RANCH, LLC, a Washington limited liability company,






and the marital community  thereof, and



                              Defendants and


No. 21 2 00450 36









Defendants and Counterclaimants present the following brief for the hearing on the preliminary injunction sought by plaintiffs.

                                                  I.  ISSUES PRESENTED

            1.  Do defendants and the public have the right of roadway access between the Lyons Creek Cemetery and Meiners Road?

            2.  Have the defendants trespassed on plaintiffs’ fields causing or threatening great,

immediate or irreparable injury to plaintiffs or otherwise entitling plaintiffs to an injunction and/or  damages?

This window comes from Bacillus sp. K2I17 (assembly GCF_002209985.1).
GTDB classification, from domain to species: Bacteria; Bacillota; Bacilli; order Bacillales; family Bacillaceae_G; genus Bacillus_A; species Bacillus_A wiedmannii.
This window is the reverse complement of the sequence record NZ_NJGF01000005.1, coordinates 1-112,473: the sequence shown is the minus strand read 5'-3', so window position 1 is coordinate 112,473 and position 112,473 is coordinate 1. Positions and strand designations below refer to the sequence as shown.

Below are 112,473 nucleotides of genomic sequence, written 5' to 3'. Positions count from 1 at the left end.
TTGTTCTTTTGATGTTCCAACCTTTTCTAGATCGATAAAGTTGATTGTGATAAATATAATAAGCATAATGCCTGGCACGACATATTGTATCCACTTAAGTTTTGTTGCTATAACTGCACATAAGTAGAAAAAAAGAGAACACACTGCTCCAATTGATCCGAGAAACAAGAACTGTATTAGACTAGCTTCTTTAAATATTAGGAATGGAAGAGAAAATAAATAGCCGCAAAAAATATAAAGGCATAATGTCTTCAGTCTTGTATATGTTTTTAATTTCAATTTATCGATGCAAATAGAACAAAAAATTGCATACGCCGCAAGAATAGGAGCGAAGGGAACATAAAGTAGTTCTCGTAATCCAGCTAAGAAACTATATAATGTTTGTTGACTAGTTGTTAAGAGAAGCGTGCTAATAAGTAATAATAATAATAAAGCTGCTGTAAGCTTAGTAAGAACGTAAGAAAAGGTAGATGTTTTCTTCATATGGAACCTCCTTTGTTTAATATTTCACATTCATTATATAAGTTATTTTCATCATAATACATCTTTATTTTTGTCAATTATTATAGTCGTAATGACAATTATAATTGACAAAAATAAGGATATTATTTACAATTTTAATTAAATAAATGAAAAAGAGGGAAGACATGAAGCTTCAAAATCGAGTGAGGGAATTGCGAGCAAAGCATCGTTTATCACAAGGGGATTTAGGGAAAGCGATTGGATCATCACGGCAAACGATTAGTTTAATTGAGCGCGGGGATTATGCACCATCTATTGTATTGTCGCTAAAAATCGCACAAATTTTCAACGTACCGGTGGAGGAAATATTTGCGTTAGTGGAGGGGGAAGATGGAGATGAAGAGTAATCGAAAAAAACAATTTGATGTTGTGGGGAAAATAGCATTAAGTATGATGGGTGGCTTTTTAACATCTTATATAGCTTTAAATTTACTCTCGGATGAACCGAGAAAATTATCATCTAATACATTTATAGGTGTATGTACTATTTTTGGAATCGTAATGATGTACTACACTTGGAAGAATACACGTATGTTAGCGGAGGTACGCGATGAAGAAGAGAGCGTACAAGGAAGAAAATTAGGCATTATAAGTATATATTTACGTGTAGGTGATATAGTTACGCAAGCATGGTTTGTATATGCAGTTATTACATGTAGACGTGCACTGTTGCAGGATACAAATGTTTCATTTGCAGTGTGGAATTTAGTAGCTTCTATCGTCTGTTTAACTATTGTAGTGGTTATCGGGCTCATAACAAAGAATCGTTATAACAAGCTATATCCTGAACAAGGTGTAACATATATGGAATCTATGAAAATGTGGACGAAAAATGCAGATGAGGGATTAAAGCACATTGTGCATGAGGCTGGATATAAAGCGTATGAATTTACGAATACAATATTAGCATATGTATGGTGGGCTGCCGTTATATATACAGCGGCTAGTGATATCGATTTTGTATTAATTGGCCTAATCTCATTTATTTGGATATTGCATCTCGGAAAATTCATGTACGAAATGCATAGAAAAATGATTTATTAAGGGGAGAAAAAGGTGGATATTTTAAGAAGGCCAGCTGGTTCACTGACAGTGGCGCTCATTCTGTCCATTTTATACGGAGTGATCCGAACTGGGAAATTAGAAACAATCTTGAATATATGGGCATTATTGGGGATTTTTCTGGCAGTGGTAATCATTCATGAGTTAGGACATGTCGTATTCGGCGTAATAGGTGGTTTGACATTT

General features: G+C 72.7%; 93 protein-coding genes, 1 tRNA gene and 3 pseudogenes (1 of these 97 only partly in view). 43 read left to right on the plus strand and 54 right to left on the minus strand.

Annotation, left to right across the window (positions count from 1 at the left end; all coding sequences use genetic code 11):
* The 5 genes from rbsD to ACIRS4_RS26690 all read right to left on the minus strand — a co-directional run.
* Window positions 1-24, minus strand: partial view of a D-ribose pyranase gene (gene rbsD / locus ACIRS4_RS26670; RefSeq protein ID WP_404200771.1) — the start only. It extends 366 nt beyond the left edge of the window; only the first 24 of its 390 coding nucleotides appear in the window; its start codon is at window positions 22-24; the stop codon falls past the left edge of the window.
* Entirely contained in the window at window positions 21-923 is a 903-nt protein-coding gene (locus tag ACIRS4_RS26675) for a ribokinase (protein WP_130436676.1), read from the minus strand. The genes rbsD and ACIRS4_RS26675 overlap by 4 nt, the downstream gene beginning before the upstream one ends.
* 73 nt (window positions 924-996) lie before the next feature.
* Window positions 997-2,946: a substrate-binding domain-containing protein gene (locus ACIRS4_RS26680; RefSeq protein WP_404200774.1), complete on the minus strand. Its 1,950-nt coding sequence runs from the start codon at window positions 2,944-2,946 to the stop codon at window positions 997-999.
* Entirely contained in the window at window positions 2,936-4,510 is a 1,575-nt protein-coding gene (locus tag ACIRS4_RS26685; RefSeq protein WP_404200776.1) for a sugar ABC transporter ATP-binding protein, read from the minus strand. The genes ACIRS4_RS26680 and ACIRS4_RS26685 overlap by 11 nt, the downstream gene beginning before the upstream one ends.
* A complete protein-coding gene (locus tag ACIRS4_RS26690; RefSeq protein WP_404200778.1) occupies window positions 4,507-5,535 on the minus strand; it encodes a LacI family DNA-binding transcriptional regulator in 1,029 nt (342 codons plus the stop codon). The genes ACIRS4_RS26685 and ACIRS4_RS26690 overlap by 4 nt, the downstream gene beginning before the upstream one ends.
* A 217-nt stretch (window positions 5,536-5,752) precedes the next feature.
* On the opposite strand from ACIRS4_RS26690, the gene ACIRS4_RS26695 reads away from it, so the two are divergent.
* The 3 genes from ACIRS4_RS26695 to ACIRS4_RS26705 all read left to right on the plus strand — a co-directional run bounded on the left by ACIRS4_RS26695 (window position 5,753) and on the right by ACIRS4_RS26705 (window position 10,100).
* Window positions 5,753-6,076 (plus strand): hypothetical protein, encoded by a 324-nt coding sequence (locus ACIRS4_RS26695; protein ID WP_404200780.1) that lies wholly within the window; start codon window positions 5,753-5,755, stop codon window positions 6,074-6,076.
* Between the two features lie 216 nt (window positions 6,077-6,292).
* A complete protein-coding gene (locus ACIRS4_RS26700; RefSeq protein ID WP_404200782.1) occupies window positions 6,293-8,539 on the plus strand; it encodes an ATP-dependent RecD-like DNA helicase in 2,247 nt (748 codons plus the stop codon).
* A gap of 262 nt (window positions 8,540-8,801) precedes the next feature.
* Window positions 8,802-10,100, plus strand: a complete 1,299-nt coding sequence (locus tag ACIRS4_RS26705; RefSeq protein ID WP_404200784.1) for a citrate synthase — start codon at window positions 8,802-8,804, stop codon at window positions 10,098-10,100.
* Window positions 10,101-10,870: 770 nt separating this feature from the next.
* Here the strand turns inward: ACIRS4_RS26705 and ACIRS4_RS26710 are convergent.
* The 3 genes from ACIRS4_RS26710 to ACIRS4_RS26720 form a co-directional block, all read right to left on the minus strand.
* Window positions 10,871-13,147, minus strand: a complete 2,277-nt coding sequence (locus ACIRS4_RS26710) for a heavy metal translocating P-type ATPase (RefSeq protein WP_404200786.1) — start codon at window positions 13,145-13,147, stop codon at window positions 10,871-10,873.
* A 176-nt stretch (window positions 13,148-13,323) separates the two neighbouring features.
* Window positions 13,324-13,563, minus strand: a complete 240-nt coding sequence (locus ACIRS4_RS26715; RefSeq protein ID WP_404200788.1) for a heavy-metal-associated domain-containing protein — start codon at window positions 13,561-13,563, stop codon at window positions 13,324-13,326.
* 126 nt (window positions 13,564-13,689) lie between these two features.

3.  Should the plaintiffs be enjoined from unlawfully obstructing access, and/or from unlawfully farming portions of the cemetery, and/or from continuing vandalism at the cemetery?

            4.  Do plaintiffs’ unlawful actions entitle defendants and counterclaimants to damages?


            The Lyons Creek or Hendrix Cemetery land was homesteaded by John and Lucinda Hendrix in 1871, and was deeded to the Hendrix Cemetery Association in 1877.  Along with the cemetery ground itself, the Hendrixes also deeded a road right of way from the cemetery north across Lyons Creek to Meiners Road. See deed attached as Exhibit A.